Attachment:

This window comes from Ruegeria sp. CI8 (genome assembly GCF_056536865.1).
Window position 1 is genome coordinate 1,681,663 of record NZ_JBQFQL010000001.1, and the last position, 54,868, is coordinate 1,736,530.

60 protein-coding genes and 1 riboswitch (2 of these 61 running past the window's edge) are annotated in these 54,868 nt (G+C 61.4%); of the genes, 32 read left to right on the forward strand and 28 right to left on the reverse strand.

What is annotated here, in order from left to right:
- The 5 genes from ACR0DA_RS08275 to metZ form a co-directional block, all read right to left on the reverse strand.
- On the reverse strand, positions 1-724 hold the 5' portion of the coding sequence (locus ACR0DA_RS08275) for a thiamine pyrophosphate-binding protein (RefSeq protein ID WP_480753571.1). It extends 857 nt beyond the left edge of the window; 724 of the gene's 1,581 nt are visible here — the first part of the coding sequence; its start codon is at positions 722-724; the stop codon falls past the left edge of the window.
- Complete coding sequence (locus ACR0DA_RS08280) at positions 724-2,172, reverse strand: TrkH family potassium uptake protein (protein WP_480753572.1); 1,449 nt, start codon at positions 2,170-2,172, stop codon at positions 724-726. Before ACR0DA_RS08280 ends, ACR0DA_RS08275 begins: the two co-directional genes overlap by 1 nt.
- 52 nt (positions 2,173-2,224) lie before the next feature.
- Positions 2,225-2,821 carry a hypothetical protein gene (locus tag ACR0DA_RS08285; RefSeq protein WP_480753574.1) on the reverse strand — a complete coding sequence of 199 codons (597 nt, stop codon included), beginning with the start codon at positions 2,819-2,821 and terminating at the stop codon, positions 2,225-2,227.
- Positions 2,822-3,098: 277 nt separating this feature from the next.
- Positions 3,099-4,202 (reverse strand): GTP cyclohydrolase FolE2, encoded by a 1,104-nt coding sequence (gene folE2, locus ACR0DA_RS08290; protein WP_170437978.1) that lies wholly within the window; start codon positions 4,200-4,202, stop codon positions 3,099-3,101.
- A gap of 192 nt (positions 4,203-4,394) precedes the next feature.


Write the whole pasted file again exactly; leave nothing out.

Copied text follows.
This window comes from Ruegeria sp. CI8 (genome assembly GCF_056536865.1).
Window position 1 is genome coordinate 1,681,663 of record NZ_JBQFQL010000001.1, and the last position, 54,868, is coordinate 1,736,530.

60 protein-coding genes and 1 riboswitch (2 of these 61 running past the window's edge) are annotated in these 54,868 nt (G+C 61.4%); of the genes, 32 read left to right on the forward strand and 28 right to left on the reverse strand.

What is annotated here, in order from left to right:
- The 5 genes from ACR0DA_RS08275 to metZ form a co-directional block, all read right to left on the reverse strand.
- On the reverse strand, positions 1-724 hold the 5' portion of the coding sequence (locus ACR0DA_RS08275) for a thiamine pyrophosphate-binding protein (RefSeq protein ID WP_480753571.1). It extends 857 nt beyond the left edge of the window; 724 of the gene's 1,581 nt are visible here — the first part of the coding sequence; its start codon is at positions 722-724; the stop codon falls past the left edge of the window.
- Complete coding sequence (locus ACR0DA_RS08280) at positions 724-2,172, reverse strand: TrkH family potassium uptake protein (protein WP_480753572.1); 1,449 nt, start codon at positions 2,170-2,172, stop codon at positions 724-726. Before ACR0DA_RS08280 ends, ACR0DA_RS08275 begins: the two co-directional genes overlap by 1 nt.
- 52 nt (positions 2,173-2,224) lie before the next feature.
- Positions 2,225-2,821 carry a hypothetical protein gene (locus tag ACR0DA_RS08285; RefSeq protein WP_480753574.1) on the reverse strand — a complete coding sequence of 199 codons (597 nt, stop codon included), beginning with the start codon at positions 2,819-2,821 and terminating at the stop codon, positions 2,225-2,227.
- Positions 2,822-3,098: 277 nt separating this feature from the next.
- Positions 3,099-4,202 (reverse strand): GTP cyclohydrolase FolE2, encoded by a 1,104-nt coding sequence (gene folE2, locus ACR0DA_RS08290; protein WP_170437978.1) that lies wholly within the window; start codon positions 4,200-4,202, stop codon positions 3,099-3,101.
- A gap of 192 nt (positions 4,203-4,394) precedes the next feature.